India is the second largest consumer of tobacco world-wide, with an estimated 266 million adults (28.6%) currently using tobacco.
Nearly 40% of adults and 22% of youth (aged 13-15) are exposed to second-hand smoke at home; 25% of adults and 40% of youth are exposed to it in public places. An estimated 1.3 million Indians die every year due to tobacco use and exposure to second-hand smoke. The prolific use of tobacco, and low compliance with the national tobacco control law, highlight the need for comprehensive implementation and enforcement efforts of these policies in India.
Policies in Focus
In 2003, the parliament of India passed the Cigarettes and Other Tobacco Products Act (COTPA) in an effort to counter the growing societal and health burdens of tobacco use in India.
COTPA prohibits smoking in public places, restricts tobacco advertisement and requires regulation of trade, commerce, production, supply and distribution of tobacco products. The Union’s tobacco control enforcement work in India focuses on strengthening implementation of COTPA.
A major roadblock to the enforcement of COTPA is unregulated vending channels, an important source of tobacco sales in India, which leads to poor enforcement of existing laws and easy accessibility & availability of tobacco products, especially to youth.
To counter these vending channels and enforce all COPTA provisions, the Ministry of Health (MoHFW) issued an advisory to all state governments to develop a mechanism for authorizing sales of tobacco products. As a result, local governments, primarily urban bodies, are now developing orders to bring tobacco sales under a vendor licensing system. The Union is providing technical assistance to various state governments to take this initiative.
The Union's Achievements
In 2008, India began a major push to enforce various policy provisions of COTPA . The Union has continuously supported the Ministry of Health & Family Welfare (MoHFW), Government of India and state governments in mobilizing a nationwide tobacco control movement and implementing the provisions of COTPA.
The Union has conducted over 25 customised national workshops on the implementation of COTPA. This has resulted in improved enforcement of the smokefree and TAPS ban policies. To date more than 177 jurisdictions, including five states, have been declared smokefree in India, protecting more than 350 million people from the harms of second-hand smoke. Over the last decade, more than 90 jurisdictions, including two states, also achieved high compliance to the TAPS policies at points-of-sale (POS), prohibition of sales to minors and sales around 100 yards of educational institutes, and mandatory display of graphical pack warnings.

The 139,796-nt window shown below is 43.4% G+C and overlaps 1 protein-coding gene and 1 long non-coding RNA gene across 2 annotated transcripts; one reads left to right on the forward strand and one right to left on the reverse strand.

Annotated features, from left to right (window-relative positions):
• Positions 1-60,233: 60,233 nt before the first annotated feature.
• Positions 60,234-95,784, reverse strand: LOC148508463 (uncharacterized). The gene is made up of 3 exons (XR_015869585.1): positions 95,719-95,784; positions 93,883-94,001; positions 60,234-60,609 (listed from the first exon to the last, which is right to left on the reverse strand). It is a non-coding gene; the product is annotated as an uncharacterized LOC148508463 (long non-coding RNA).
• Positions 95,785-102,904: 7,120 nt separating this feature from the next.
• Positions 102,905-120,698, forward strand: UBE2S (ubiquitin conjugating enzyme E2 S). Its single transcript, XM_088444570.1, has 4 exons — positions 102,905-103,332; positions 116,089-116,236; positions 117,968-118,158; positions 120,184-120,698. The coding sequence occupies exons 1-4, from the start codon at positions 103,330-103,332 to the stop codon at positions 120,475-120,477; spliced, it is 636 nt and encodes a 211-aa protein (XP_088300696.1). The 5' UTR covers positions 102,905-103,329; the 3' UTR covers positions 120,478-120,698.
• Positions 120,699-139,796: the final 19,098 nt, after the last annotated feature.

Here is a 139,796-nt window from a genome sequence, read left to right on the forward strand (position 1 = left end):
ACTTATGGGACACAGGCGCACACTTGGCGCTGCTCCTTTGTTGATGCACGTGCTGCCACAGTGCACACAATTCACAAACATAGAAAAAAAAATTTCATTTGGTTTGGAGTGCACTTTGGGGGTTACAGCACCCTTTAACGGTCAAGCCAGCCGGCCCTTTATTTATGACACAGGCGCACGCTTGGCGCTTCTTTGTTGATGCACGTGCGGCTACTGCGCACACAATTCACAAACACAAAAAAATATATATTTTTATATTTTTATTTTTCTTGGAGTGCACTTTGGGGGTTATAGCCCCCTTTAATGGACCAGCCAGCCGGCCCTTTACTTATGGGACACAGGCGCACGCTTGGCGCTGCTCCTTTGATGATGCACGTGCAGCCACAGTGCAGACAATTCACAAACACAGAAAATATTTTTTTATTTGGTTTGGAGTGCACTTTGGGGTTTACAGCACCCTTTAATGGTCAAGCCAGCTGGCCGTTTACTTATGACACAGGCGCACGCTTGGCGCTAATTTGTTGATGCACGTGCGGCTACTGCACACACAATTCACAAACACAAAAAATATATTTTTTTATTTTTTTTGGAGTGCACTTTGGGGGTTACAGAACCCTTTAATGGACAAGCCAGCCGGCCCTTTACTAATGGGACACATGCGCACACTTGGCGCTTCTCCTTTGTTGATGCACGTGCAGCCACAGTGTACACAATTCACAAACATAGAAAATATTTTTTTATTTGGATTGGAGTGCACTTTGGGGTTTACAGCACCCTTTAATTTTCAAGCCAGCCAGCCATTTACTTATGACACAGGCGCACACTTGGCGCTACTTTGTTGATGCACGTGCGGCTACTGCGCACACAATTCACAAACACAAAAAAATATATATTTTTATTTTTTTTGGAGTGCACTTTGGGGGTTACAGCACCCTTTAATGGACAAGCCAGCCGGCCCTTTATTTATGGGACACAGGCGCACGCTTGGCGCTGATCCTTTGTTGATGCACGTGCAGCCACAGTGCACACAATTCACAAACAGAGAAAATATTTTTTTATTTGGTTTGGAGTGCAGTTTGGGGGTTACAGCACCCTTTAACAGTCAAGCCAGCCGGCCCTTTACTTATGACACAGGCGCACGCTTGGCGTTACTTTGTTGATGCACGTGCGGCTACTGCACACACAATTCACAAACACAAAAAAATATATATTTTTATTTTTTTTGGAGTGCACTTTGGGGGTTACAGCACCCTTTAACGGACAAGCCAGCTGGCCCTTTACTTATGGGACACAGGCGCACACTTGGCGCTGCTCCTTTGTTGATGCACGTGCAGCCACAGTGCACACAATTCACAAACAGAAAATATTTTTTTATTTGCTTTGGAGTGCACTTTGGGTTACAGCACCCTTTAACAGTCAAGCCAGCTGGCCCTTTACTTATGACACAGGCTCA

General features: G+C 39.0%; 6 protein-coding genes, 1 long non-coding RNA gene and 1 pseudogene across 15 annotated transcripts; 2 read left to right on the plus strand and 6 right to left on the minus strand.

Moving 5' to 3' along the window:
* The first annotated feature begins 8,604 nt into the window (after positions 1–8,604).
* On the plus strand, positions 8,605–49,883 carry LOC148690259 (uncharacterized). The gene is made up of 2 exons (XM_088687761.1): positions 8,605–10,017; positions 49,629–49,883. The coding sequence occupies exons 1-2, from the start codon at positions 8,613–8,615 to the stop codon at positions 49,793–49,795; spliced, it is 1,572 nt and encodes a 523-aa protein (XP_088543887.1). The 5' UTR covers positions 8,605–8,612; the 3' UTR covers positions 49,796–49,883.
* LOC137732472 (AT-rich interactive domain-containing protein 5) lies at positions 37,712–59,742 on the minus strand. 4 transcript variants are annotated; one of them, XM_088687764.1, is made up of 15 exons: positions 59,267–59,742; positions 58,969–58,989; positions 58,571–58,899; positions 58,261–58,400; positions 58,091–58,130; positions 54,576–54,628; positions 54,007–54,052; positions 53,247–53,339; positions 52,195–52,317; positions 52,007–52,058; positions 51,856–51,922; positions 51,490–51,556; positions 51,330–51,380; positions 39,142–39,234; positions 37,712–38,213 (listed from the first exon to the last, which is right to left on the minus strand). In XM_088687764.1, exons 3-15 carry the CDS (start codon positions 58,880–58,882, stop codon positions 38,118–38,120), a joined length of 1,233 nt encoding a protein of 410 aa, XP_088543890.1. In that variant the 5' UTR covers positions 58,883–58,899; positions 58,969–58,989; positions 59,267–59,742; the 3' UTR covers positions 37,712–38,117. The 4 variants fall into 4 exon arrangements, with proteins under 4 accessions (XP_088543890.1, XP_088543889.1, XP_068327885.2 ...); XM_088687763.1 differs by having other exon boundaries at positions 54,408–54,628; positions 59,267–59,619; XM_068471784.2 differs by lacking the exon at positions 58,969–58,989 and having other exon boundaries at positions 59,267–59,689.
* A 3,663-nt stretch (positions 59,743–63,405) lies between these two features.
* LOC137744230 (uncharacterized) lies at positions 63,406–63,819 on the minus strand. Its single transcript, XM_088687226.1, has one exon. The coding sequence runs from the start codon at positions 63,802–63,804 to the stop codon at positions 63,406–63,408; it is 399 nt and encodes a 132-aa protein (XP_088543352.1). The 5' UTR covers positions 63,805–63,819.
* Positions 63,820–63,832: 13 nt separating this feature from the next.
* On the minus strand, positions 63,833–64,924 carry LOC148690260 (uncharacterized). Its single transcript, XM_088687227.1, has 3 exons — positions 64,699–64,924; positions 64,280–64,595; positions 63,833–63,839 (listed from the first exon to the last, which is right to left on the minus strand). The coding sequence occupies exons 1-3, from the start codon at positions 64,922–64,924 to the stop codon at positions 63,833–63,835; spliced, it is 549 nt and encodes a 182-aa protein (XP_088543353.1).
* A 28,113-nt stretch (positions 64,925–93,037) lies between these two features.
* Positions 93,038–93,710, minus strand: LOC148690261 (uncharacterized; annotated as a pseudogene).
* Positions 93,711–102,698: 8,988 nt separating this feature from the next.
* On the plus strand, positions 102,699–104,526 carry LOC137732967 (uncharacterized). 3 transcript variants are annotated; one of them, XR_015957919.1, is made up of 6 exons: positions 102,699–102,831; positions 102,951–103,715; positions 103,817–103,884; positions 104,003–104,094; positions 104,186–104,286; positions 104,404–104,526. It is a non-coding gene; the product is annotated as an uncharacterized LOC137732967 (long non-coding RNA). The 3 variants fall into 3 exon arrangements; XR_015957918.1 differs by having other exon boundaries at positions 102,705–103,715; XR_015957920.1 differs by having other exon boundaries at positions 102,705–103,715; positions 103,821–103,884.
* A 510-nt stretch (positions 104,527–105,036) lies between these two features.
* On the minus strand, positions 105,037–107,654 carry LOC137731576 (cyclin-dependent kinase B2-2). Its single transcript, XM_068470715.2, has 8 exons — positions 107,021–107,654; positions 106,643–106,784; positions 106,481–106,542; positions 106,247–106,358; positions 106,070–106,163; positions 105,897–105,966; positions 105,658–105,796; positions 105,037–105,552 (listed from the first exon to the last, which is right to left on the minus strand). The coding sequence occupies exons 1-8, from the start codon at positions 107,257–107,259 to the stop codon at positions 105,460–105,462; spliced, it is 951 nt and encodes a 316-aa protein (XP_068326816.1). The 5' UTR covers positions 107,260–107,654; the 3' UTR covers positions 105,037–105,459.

The Union initiated the innovative "Yellow Line" campaign, where a brightly coloured line is drawn 100 yards around an educational institute to inform the stakeholders and tobacco sellers that sale and use of tobacco products is prohibited here. It has been adopted by stakeholders across the country and is now being extended to many more public places like government offices and health care facilities.
However, sustaining high compliance of these policies has been a major challenge.
The Global Implementation Programme
The Union’s Global Implementation Programme is supporting two cities, Ranchi in Jharkhand and Siliguri in West Bengal, to improve compliance with TAPS bans at points-of-sale through the implementation of a tobacco vendor licensing (TVL) system.
The Union is working with municipal corporations and local NGO partners in both cities to achieve:
- Developed and adopted the TVL rules and implementation guidelines
- Developed enforcement mechanism for TAPS ban under TVL
- Developed coordination mechanism between current law enforcers authorized under COTPA and those under vendor licensing policies
- Sensitized and trained policy makers, administrators and enforcement officers
- Streamlined violation reporting function through a mobile application and a mechanism established to link app to enforcement agencies
- More than 90% compliance to TAPS ban at POS
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1) GATS. Global Adult Tobacco Survey: fact sheet, India 2016-17; 2017. http://www. who.int/tobacco/surveillance/survey/gats/GATS_India_2016-17_FactSheet.pdf
2) Centers for Disease Control and Prevention (CDC), World Health Organization (WHO). India Global Youth Tobacco Survey 2009. Atlanta, United States: Centers for Disease Control and Prevention (CDC), 2009.